Sylvia Rivera (July 2, 1951 – February 19, 2002, She/Her) was a trailblazing advocate for the rights of transgender individuals and LGBTQ+ communities. A vocal opponent of racism and transphobia within the 1970-80s Gay Liberation Movement, Rivera was controversial (to say the least) during her time. While delivering her infamous speech, “Y’all Better Quiet Down!” at the 1973 Gay Pride Rally in Washington Square Park, she was audibly booed and heckled off the stage. Nevertheless, she persisted in her effort to achieve social justice for transgendered individuals of color, co-founding the S.T.A.R. house with Marsha P. Johnson in 1971 and establishing Transy House in 1997. Sylvia Rivera spent her life making physical space in our neighborhoods for her brothers and sisters, and her legacy has come to seen as one who, like so many before her, opened doors, and battled injustice.
Rivera was assigned male upon her birth in 1951, the child of a Puerto Rican father and Venezuelan mother. Her mother died when Rivera was young, and she was sent to live with her grandmother. At age 11, Rivera ran away from home after being beaten and attacked for presenting as female, leading her to become a sex worker on 42nd Street and later settling in the Greenwich Village’s queer enclave around Christopher Street. Rivera was active in the Black Liberation Movement, and, in 1963, met Marsha P. Johnson, a self-identified African American drag queen and activist for gay rights. In 1969, the Stonewall Riots catalyzed Rivera’s participation in the Gay Liberation Movement. She is famously quoted from that night as saying that “while I did not throw the first Molotov cocktail of that night, I did throw the second.” Rivera became a nominal figure of the riots —despite a long, heated discussion of whether or not she was at Stonewall that first night— and, for six consecutive days afterward, she resisted arrest and led protests against the police raid.
However, not everyone embraced Rivera’s fiery spirit. During the 1973 Gay Pride Parade in Washington Square Park on August 25th, she was allowed to march but denied a speaking role. Infuriated, she stormed the stage and grabbed the microphone, accosting the crowd for their complicit discrimination against queer people of color, incarcerated individuals, and transgender people. Her infamous speech, named “Y’all Better Quiet Down!,” called out the young movement for marginalizing its BIPOC and trans members. In the following years, Rivera actively called out the Gay Activists Alliance for downplaying the role of transgender individuals, many of whom were people of color, during the Stonewall Riots, and she fought against the exclusion of Transgender people in the Sexual Orientation Non-Discrimination Act of 2002.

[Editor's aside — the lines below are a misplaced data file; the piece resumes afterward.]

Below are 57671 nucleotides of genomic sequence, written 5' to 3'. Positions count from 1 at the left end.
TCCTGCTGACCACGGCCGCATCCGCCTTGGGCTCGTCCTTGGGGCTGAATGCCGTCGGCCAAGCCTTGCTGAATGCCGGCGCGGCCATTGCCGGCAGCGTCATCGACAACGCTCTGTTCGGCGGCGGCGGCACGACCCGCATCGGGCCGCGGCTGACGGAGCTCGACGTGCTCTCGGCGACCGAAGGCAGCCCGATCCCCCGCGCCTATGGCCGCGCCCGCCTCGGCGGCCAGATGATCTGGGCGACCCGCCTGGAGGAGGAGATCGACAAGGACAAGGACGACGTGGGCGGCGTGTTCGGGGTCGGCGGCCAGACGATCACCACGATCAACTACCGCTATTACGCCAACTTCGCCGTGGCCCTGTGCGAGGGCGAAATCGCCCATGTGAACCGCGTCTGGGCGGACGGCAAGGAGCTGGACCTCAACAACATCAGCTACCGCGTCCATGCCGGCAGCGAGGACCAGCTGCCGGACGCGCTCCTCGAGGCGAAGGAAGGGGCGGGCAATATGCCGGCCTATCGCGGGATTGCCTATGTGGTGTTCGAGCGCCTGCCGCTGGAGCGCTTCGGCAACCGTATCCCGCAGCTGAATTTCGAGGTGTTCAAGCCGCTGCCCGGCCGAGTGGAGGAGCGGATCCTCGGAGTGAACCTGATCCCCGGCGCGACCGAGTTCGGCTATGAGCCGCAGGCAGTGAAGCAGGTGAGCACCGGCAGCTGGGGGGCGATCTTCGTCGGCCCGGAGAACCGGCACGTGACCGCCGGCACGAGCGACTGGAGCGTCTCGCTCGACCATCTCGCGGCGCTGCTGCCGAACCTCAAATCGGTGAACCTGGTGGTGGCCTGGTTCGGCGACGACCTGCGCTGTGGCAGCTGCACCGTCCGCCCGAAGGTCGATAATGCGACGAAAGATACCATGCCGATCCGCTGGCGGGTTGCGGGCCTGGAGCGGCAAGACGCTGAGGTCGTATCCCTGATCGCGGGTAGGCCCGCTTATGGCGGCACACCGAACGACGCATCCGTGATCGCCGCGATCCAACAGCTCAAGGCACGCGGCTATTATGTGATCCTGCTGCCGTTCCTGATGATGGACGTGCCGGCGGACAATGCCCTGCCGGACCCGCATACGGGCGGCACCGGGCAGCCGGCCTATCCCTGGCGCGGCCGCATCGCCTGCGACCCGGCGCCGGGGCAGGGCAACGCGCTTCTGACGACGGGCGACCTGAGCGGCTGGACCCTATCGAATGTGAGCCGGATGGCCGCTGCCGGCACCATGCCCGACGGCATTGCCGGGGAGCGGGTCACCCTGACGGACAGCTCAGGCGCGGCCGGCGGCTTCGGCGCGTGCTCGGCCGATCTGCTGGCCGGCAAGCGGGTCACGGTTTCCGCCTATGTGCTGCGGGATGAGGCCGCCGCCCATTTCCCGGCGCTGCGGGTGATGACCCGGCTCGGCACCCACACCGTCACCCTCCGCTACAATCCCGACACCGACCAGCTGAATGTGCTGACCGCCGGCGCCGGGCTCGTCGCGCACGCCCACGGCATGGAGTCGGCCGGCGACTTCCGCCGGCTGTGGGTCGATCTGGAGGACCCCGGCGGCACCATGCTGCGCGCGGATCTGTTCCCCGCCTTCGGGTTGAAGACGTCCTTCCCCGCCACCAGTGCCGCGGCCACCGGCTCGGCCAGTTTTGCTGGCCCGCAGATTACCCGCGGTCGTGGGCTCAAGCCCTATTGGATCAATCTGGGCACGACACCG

Her greatest achievement came from co-founding the Street Transvestite Action Revolutionaries (S.T.A.R.) House with Marsha P. Johnson in 1971. S.T.A.R. House was America’s first youth shelter for trans youth, and it was located on East 2nd Street in the East Village. Although short-lived, Rivera and Johnson’s S.T.A.R. House fed and clothed homeless, queer youth, sheltered them from substance abuse, and gave them a chosen family of support. Read more about S.T.A.R. House in our other Off the Grid blog post, “Revolutionaries on East 2nd Street.” Later in 1997, Rivera went on to found Transy House in Park Slope, Brooklyn, to honor Johnson’s memory after her death in 1992. In the 1990s, Rivera reconciled with the Gay Rights Movement, and she was given a place of honor in the 25th Anniversary Stonewall Inn March in 1994. For the rest of her life, Rivera lived happily with her life partner, Julia Murray, and their chosen family in Transy House. Rivera died in 2002 from complications related to liver cancer. She was only 51 years old.
Today, the Sylvia Rivera Law Project continues her legacy to guarantee “all people are free to self-determine their gender identity and expression, regardless of income or race, and without facing harassment, discrimination, or violence.” The intersection of Christopher and Hudson Streets in Greenwich Village was renamed Sylvia Rivera Way. And, in 2015, Rivera became the first Transgender activist to have her picture hung in the National Portrait Gallery in Washington D.C.
The text above was adapted from information written by Emma Rothberg of the National Women’s History Museum. Photographs are provided courtesy of Val Shaff and the National Parks Service.
● “Sylvia Rivera” by Emma Rothberg of the National Women’s History Museum
● “The Crusade of Transgender Activist Sylvia Rivera” by Giselle Defares of Bese
● “Why We Owe LGBTQ+ Victories to an Early Trans Activist” by Eric Cervini of Time